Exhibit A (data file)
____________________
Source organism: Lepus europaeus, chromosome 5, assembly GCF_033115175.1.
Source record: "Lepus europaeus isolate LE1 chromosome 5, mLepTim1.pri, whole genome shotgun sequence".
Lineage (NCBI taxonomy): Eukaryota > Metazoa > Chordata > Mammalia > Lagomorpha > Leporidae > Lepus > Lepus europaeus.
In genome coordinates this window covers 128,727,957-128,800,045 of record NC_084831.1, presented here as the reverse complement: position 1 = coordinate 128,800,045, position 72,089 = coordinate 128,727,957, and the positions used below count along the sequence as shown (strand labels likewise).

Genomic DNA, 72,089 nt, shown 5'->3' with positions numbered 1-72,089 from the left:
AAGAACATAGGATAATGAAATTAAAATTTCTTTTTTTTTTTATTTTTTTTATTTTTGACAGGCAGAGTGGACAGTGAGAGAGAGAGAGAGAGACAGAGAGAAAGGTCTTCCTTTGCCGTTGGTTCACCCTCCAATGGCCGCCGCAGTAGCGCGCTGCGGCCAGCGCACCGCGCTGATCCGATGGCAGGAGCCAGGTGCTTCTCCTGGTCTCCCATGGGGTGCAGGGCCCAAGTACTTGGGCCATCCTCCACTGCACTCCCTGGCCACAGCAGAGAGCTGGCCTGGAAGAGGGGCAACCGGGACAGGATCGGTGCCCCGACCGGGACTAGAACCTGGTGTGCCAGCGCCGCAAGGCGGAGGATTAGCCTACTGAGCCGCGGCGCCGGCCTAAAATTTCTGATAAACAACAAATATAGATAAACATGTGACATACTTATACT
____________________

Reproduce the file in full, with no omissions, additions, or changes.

Source organism: Lepus europaeus, chromosome 5, assembly GCF_033115175.1.
Source record: "Lepus europaeus isolate LE1 chromosome 5, mLepTim1.pri, whole genome shotgun sequence".
Lineage (NCBI taxonomy): Eukaryota > Metazoa > Chordata > Mammalia > Lagomorpha > Leporidae > Lepus > Lepus europaeus.
In genome coordinates this window covers 128,727,957-128,800,045 of record NC_084831.1, presented here as the reverse complement: position 1 = coordinate 128,800,045, position 72,089 = coordinate 128,727,957, and the positions used below count along the sequence as shown (strand labels likewise).

Genomic DNA, 72,089 nt, shown 5'->3' with positions numbered 1-72,089 from the left:
AAGAACATAGGATAATGAAATTAAAATTTCTTTTTTTTTTTATTTTTTTTATTTTTGACAGGCAGAGTGGACAGTGAGAGAGAGAGAGAGAGACAGAGAGAAAGGTCTTCCTTTGCCGTTGGTTCACCCTCCAATGGCCGCCGCAGTAGCGCGCTGCGGCCAGCGCACCGCGCTGATCCGATGGCAGGAGCCAGGTGCTTCTCCTGGTCTCCCATGGGGTGCAGGGCCCAAGTACTTGGGCCATCCTCCACTGCACTCCCTGGCCACAGCAGAGAGCTGGCCTGGAAGAGGGGCAACCGGGACAGGATCGGTGCCCCGACCGGGACTAGAACCTGGTGTGCCAGCGCCGCAAGGCGGAGGATTAGCCTACTGAGCCGCGGCGCCGGCCTAAAATTTCTGATAAACAACAAATATAGATAAACATGTGACATACTTATACT